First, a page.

The Pretrial Diversion Division was founded on August 1, 1975. It was one of ten
model pretrial programs established by the U.S. Department of Labor under funding by Title
III of the Comprehensive Employment and Training Act (CETA). In 1976 the U.S.
Department of Labor in Washington D.C. judged the Baton Rouge model pretrial program the
most effective of all the DOL model pretrial programs. After more than twenty-one
years of operation, it is one of the most successful model programs nationwide.
Recognition of its merit has come from the Department of Labor, the American Bar
Association, the New York State Employment and Training Council, and the National
Association of Counties (NACo).
In 1977, NACo judged this agency outstanding and awarded this office the national
County Achievement Award in the field of criminal justice. The staff has been called
upon often for technical assistance in the organization and establishment of similar
pretrial programs throughout the nation. In May, 1984, this office initiated the
incorporation of Professionals In Pretrial Services (PIPS). This Association is a
professional organization for all pretrial practitioners throughout the Southeastern
In 1993 the Parish Attorney properly aligned the Pretrial Diversion Program under the
administration of the Parish Attorney's Office.
The purpose of pretrial diversion is to intervene in the
normal judicial process to divert first offenders from the Baton Rouge City Court System.
This diversion results in benefits to the participant, the community, the
prosecutor, the courts, and the jails in the following ways:
(1) The participants benefits by having the charges
against him dismissed and his record expunged after successful completion of the program.
(2) The community benefits by a reduction in the
rate of recidivism (return to crime).
(3) The prosecutor and the court benefit by saving
time and money due to a reduction in the number of cases processed.
(4) The jails, benefit by a reduced inmate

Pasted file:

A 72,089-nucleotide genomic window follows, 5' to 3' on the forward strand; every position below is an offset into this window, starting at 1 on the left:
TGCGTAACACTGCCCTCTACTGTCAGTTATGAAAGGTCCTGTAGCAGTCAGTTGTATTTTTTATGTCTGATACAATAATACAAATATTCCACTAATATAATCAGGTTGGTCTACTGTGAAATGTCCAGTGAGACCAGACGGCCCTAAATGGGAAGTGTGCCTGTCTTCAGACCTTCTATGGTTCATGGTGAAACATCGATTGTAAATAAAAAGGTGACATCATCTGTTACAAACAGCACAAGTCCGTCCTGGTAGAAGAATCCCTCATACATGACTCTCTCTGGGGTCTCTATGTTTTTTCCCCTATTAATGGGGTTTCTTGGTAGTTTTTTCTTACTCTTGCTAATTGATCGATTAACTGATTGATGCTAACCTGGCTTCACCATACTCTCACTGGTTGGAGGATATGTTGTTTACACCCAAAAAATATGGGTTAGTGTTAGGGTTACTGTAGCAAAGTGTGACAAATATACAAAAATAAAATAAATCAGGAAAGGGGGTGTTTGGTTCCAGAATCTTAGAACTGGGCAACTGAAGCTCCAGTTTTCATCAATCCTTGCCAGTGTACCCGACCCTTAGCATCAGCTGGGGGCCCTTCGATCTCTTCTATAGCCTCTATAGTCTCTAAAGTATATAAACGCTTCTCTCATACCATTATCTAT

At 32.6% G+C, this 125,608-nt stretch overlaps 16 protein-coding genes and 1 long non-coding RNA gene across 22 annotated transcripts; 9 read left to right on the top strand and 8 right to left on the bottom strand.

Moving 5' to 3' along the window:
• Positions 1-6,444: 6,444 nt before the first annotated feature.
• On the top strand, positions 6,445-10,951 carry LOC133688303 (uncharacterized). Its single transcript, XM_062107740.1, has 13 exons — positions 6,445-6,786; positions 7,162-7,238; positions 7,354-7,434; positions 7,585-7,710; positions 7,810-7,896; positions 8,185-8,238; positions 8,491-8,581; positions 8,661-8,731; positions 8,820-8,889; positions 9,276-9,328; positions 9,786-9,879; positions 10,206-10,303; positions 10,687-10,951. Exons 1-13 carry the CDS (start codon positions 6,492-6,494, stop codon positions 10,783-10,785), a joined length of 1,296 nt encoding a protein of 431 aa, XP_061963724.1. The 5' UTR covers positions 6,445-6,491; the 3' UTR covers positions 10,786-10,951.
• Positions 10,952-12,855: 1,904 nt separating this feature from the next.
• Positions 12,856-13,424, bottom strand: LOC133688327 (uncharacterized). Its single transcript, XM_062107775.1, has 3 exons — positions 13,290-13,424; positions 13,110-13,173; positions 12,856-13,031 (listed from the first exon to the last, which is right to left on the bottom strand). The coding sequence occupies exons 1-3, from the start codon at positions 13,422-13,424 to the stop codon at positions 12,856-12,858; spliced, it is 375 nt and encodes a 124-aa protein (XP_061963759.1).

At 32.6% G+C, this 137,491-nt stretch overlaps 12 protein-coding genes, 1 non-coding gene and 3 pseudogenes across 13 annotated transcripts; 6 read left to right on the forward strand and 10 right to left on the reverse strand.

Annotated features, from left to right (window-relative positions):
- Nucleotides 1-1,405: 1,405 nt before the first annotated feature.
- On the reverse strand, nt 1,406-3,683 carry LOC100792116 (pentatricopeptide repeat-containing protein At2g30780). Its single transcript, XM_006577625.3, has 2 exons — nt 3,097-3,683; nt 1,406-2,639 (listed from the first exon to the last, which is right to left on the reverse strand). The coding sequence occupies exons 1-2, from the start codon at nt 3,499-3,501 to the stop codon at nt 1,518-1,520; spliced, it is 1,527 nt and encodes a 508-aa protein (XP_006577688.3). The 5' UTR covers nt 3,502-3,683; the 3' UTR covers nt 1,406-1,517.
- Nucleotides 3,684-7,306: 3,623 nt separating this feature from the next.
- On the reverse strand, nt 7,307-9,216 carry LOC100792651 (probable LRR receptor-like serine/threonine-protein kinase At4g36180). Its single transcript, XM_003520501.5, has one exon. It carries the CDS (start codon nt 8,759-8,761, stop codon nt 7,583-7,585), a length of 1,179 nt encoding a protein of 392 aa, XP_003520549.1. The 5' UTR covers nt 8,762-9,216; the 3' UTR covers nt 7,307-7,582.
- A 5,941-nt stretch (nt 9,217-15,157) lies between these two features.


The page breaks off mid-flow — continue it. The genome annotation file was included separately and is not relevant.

population, thus providing more jail space for the more serious and habitual offenders.
An individual should meet the following criteria in order to be eligible for pretrial
diversion. He should:
(1) have no previous conviction on his record (first offenders only);
(2) have allegedly committed a nonviolent misdemeanor;
(3) be at least seventeen (17) years of age.
Before an individual is accepted into pretrial diversion, the input of the victim and
the arresting officer are obtained. Their input is helpful and may result in the
prospective client being denied participation in the program.
Furthermore, all participation in the program is strictly voluntary. A person
cannot be forced to participate, nor can he forfeit any of his constitutional rights by
participating. Waiver of the right to a speedy trial must be obtained, but at any time the
participant may request that his case be returned to the city prosecutor's office for
normal processing. A base fee of $150.00 is assessed any pretrial participant who is
not determined indigent (economically disadvantaged). An additional fee of $50.00 is
assessed for any offense after the first charge with a maximum $250.00 total cost fee for
entry into the program (excluding ordered schools.) This fee is charged to help fund
in part the pretrial diversion program.
Once a participant is accepted into pretrial diversion, he attends regular counseling
meetings with his pretrial officer. If the participant has been charged with
misdemeanor theft, he is required to attend a one-day session of the responsible thinking
class, a court-sponsored shoplifting school. If the participant has been charged
with certain misdemeanors involving physical violence, he is required to attend the anger
management class. If a participant has been charged with any drug-related offense,
he is required to attend a drug abuse training seminar. If the participant is
charged with a domestic violence offense he is required to attend the Domestic Violence
Offender Program. A long term counseling session program for violent offenders.
In addition to attending an educational class, each participant may be required to
perform community service at public or private non-profit agencies in Baton Rouge. The
required number of volunteer hours is determined by the participant's alleged offense and
his economic status. This volunteer service is required to impress upon the
community that the Pretrial participant is striving to be recognized as a positive,
contributing member of the community.
These hours are monitored by the volunteer organization's supervisor and the pretrial
officer. The participant's job performance, as well as his attitude, determines his
overall program performance.
The participant is required to meet on a regular basis with his pretrial officer for
individual counseling sessions. The participant may also be required to submit to
random drug screens.
Persons arrested or summoned to appear upon the following offenses shall not be
allowed into the program unless so ordered.
(1) Aggravated Assault*
(2) Simple Assault
(4) Simple Battery
(5) Illegal Carrying a Weapon*
(6) Discharging of a Firearm*
* Will result in forfeiture of weapon